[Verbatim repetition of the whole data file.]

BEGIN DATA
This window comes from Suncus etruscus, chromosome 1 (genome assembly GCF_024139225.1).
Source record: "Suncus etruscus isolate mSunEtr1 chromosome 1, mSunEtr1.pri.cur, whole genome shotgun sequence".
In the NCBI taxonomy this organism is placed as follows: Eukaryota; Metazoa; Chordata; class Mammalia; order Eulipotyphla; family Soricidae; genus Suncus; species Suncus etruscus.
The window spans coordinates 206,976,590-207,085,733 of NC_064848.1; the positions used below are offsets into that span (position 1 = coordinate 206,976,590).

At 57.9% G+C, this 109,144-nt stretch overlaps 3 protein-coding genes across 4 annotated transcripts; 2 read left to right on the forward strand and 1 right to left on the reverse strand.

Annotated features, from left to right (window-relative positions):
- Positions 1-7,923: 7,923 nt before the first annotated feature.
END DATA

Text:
This window comes from Suncus etruscus, chromosome 1 (genome assembly GCF_024139225.1).
Source record: "Suncus etruscus isolate mSunEtr1 chromosome 1, mSunEtr1.pri.cur, whole genome shotgun sequence".
In the NCBI taxonomy this organism is placed as follows: Eukaryota; Metazoa; Chordata; class Mammalia; order Eulipotyphla; family Soricidae; genus Suncus; species Suncus etruscus.
The window spans coordinates 206,976,590-207,085,733 of NC_064848.1; the positions used below are offsets into that span (position 1 = coordinate 206,976,590).

At 57.9% G+C, this 109,144-nt stretch overlaps 3 protein-coding genes across 4 annotated transcripts; 2 read left to right on the forward strand and 1 right to left on the reverse strand.

Annotated features, from left to right (window-relative positions):
- Positions 1-7,923: 7,923 nt before the first annotated feature.